Definition: Appropriation occurs when money is set aside in a particular accounting period for the specific purpose of enabling an expense to be paid because an alternative event would have been incurred if the expense had not been paid at the time.
For example, the government may appropriate funds to pay employees salaries and operating expenses, but it does not appropriate any research or new inventions. The same is true if an entrepreneur creates a new product and sells it without charging any money. The entrepreneur is simply using the government’s money — without intending to use any part of it for his gain.
Appropriations are the sum total of money spent by the government or any agency on certain goods or services. Logically, appropriation occurs when a budget item is funded out of general funds and then applied to a specific project or activity.
There are several distinct forms of appropriation. Public use means using the property for the public good. Property could be used for any purpose without regard for private use, provided it is used in a way that creates no likelihood of conflict with private uses. For example, a park could be used for private recreation and association with the public if both uses are compatible. Even if one uses the property for private purposes, however, it may be interpreted as private property and subjected to laws and restrictions that protect the public if it serves a public purpose.
Corporate appropriations represent the major capital outlays of a company; they are expenditures that are not capitalized as business expenses and are funded through borrowings, advances, or cash payments. They may include share buybacks, dividends, payments for debts and capitalized interest charges, purchase of plant or equipment, debts service, payments for disputed accounts, and so forth.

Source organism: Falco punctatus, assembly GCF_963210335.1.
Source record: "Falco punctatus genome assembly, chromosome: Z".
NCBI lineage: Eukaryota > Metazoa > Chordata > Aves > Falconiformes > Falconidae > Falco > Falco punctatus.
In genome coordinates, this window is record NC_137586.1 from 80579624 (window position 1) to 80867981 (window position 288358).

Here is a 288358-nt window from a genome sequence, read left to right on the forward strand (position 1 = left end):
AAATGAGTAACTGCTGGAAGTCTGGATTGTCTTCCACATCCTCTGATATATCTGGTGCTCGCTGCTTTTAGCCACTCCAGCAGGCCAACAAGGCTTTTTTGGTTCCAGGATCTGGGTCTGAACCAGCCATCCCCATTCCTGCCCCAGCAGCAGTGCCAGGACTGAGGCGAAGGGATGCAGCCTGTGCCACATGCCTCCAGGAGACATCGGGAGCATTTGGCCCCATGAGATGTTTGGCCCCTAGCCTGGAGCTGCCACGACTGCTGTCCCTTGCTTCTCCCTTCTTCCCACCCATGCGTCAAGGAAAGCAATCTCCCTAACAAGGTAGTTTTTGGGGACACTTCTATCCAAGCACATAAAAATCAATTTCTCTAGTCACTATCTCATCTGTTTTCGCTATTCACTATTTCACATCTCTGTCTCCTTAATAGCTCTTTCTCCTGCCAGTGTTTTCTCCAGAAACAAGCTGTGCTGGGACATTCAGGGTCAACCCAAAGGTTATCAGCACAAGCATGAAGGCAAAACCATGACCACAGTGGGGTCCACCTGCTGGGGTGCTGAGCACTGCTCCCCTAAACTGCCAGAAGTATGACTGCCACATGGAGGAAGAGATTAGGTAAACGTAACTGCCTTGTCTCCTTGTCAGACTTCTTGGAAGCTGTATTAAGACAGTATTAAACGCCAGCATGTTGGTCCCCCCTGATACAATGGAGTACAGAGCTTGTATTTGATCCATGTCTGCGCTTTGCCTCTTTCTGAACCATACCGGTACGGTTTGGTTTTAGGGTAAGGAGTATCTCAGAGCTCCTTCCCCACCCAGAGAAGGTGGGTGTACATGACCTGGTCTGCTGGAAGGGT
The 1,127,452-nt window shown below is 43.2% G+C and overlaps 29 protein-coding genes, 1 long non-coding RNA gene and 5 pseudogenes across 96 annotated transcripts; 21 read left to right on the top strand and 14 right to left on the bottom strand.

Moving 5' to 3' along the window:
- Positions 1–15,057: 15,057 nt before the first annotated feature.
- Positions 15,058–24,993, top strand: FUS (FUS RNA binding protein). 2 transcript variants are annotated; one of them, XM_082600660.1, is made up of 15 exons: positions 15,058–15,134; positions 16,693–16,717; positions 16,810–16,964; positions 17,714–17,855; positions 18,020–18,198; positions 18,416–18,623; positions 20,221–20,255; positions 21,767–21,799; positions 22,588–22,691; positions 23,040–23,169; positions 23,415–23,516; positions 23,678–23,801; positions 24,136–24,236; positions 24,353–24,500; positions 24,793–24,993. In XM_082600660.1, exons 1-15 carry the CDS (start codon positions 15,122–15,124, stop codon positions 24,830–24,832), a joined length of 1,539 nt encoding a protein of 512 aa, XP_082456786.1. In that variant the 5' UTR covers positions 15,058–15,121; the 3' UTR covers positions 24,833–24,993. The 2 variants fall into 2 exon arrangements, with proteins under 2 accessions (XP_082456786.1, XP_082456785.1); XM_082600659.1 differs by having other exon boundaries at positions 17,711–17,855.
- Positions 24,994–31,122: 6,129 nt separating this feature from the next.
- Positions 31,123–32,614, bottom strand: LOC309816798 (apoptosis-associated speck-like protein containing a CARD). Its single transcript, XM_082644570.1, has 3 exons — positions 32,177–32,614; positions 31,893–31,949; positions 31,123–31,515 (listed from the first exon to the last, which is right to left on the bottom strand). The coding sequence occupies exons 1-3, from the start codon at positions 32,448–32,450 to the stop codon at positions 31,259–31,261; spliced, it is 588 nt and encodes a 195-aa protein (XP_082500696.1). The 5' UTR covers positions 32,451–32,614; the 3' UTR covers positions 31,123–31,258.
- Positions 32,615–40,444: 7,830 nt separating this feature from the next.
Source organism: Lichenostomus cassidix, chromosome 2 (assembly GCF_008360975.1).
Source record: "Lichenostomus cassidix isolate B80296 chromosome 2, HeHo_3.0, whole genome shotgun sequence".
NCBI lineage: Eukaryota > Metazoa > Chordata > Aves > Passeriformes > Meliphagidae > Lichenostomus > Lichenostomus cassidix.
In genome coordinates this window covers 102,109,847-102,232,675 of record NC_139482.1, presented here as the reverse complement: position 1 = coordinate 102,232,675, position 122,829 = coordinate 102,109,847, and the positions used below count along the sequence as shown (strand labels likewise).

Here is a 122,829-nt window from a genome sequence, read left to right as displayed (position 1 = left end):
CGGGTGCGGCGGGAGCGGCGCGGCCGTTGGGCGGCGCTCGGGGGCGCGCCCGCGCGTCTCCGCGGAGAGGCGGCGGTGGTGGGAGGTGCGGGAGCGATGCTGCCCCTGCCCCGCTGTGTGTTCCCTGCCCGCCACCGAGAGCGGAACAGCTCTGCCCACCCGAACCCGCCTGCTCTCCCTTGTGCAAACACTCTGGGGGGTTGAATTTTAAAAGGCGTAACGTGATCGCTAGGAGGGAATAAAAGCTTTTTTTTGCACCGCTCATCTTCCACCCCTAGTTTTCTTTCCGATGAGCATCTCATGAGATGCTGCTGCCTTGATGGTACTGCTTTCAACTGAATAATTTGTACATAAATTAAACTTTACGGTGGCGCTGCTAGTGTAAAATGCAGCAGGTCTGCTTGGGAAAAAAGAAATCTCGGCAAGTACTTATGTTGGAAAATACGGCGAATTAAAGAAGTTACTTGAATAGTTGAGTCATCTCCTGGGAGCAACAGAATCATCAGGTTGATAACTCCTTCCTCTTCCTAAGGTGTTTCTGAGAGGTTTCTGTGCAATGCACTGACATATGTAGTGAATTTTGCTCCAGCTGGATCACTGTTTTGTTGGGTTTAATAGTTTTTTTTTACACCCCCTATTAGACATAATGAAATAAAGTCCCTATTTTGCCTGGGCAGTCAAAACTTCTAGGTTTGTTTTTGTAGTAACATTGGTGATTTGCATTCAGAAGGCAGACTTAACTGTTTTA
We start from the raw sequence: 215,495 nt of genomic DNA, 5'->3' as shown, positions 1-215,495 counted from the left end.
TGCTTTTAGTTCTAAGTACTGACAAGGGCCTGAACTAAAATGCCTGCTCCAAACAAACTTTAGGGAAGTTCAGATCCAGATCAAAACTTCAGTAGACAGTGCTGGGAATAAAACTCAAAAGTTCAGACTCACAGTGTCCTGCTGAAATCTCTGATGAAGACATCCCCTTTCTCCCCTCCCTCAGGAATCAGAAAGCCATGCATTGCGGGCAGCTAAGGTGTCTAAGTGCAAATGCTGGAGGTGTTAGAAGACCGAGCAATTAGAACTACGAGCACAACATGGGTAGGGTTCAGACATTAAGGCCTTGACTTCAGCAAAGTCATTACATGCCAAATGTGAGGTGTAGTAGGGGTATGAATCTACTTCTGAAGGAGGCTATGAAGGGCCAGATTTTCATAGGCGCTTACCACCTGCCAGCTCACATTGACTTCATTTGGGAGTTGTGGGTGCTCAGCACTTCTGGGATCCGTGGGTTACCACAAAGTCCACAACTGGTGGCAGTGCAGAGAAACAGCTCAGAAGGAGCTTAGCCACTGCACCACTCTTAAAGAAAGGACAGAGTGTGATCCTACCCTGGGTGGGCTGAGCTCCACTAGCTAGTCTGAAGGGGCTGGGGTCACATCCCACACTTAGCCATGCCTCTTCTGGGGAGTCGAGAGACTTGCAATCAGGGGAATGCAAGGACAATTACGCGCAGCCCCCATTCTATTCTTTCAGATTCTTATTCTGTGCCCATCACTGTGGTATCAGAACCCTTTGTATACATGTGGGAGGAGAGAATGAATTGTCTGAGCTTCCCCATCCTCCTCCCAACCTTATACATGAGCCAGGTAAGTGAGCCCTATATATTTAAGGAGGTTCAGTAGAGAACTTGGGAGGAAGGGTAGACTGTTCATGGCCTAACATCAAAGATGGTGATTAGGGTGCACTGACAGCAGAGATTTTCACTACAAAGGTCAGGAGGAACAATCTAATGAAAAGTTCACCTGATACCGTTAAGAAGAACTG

A company’s use of appropriation is closely watched by investors to determine whether a company is using its cash effectively to build shareholder value or whether the company is engaged in frivolous use of its cash, which can lead to the destruction of shareholder value. Therefore, market participants have strong incentives to closely monitor any activity that might give them information about an investment company’s ability to put aside cash for future activities and evaluate whether the company’s management is maximizing its potential for returns.
In this entrepreneurial economy, appropriation has become an important part of how business is done, whether seen as an act of will by a company to boost its profitability or as an act of grace by a company that finds itself in financial difficulty and needs additional help meeting its obligations. Appropriating cash frequently occurs in business even though it is highly illegal in almost every country. What makes it different in industrialized nations like the United States is corporate funds for business purposes rather than government funds or donations from organizations or individuals.